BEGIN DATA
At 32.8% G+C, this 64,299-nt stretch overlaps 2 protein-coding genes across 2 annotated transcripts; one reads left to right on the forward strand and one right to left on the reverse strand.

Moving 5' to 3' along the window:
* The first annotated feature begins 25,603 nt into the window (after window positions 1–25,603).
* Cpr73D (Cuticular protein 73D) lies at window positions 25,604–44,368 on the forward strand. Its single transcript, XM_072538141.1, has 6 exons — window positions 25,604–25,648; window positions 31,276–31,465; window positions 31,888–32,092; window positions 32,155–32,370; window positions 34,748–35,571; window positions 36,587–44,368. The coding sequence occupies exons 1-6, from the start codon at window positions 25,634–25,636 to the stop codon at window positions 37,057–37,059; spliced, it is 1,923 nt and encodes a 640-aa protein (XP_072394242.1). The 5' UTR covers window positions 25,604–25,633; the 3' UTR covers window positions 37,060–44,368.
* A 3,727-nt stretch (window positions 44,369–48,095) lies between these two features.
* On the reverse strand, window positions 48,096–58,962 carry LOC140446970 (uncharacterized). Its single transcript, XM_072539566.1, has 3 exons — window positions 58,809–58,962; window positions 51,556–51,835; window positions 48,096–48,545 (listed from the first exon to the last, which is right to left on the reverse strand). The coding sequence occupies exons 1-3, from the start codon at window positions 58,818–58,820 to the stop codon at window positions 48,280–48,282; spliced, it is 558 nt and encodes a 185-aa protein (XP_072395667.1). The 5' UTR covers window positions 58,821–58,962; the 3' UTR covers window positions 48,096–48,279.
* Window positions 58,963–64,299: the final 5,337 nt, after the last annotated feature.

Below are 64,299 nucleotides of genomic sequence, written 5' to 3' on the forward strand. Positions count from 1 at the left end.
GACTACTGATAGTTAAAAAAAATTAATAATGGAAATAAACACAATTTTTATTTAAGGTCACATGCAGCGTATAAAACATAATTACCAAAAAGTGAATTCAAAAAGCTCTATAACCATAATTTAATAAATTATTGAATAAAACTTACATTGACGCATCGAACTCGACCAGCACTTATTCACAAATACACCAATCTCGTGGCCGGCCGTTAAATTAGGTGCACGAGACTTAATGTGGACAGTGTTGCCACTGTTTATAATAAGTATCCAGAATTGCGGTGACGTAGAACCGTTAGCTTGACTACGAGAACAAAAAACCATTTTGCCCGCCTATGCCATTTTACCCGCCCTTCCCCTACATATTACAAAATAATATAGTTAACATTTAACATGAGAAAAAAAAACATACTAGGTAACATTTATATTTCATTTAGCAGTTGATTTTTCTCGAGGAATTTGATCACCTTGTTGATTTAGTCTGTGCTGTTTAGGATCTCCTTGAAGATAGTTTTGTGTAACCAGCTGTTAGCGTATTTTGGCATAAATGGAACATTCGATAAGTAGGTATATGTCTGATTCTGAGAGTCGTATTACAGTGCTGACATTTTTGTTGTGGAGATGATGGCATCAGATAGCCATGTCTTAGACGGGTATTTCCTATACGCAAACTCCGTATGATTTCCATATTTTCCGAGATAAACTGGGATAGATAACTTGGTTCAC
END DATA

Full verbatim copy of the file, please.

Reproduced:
At 32.8% G+C, this 64,299-nt stretch overlaps 2 protein-coding genes across 2 annotated transcripts; one reads left to right on the forward strand and one right to left on the reverse strand.

Moving 5' to 3' along the window:
* The first annotated feature begins 25,603 nt into the window (after window positions 1–25,603).
* Cpr73D (Cuticular protein 73D) lies at window positions 25,604–44,368 on the forward strand. Its single transcript, XM_072538141.1, has 6 exons — window positions 25,604–25,648; window positions 31,276–31,465; window positions 31,888–32,092; window positions 32,155–32,370; window positions 34,748–35,571; window positions 36,587–44,368. The coding sequence occupies exons 1-6, from the start codon at window positions 25,634–25,636 to the stop codon at window positions 37,057–37,059; spliced, it is 1,923 nt and encodes a 640-aa protein (XP_072394242.1). The 5' UTR covers window positions 25,604–25,633; the 3' UTR covers window positions 37,060–44,368.
* A 3,727-nt stretch (window positions 44,369–48,095) lies between these two features.
* On the reverse strand, window positions 48,096–58,962 carry LOC140446970 (uncharacterized). Its single transcript, XM_072539566.1, has 3 exons — window positions 58,809–58,962; window positions 51,556–51,835; window positions 48,096–48,545 (listed from the first exon to the last, which is right to left on the reverse strand). The coding sequence occupies exons 1-3, from the start codon at window positions 58,818–58,820 to the stop codon at window positions 48,280–48,282; spliced, it is 558 nt and encodes a 185-aa protein (XP_072395667.1). The 5' UTR covers window positions 58,821–58,962; the 3' UTR covers window positions 48,096–48,279.
* Window positions 58,963–64,299: the final 5,337 nt, after the last annotated feature.

Below are 64,299 nucleotides of genomic sequence, written 5' to 3' on the forward strand. Positions count from 1 at the left end.
GACTACTGATAGTTAAAAAAAATTAATAATGGAAATAAACACAATTTTTATTTAAGGTCACATGCAGCGTATAAAACATAATTACCAAAAAGTGAATTCAAAAAGCTCTATAACCATAATTTAATAAATTATTGAATAAAACTTACATTGACGCATCGAACTCGACCAGCACTTATTCACAAATACACCAATCTCGTGGCCGGCCGTTAAATTAGGTGCACGAGACTTAATGTGGACAGTGTTGCCACTGTTTATAATAAGTATCCAGAATTGCGGTGACGTAGAACCGTTAGCTTGACTACGAGAACAAAAAACCATTTTGCCCGCCTATGCCATTTTACCCGCCCTTCCCCTACATATTACAAAATAATATAGTTAACATTTAACATGAGAAAAAAAAACATACTAGGTAACATTTATATTTCATTTAGCAGTTGATTTTTCTCGAGGAATTTGATCACCTTGTTGATTTAGTCTGTGCTGTTTAGGATCTCCTTGAAGATAGTTTTGTGTAACCAGCTGTTAGCGTATTTTGGCATAAATGGAACATTCGATAAGTAGGTATATGTCTGATTCTGAGAGTCGTATTACAGTGCTGACATTTTTGTTGTGGAGATGATGGCATCAGATAGCCATGTCTTAGACGGGTATTTCCTATACGCAAACTCCGTATGATTTCCATATTTTCCGAGATAAACTGGGATAGATAACTTGGTTCAC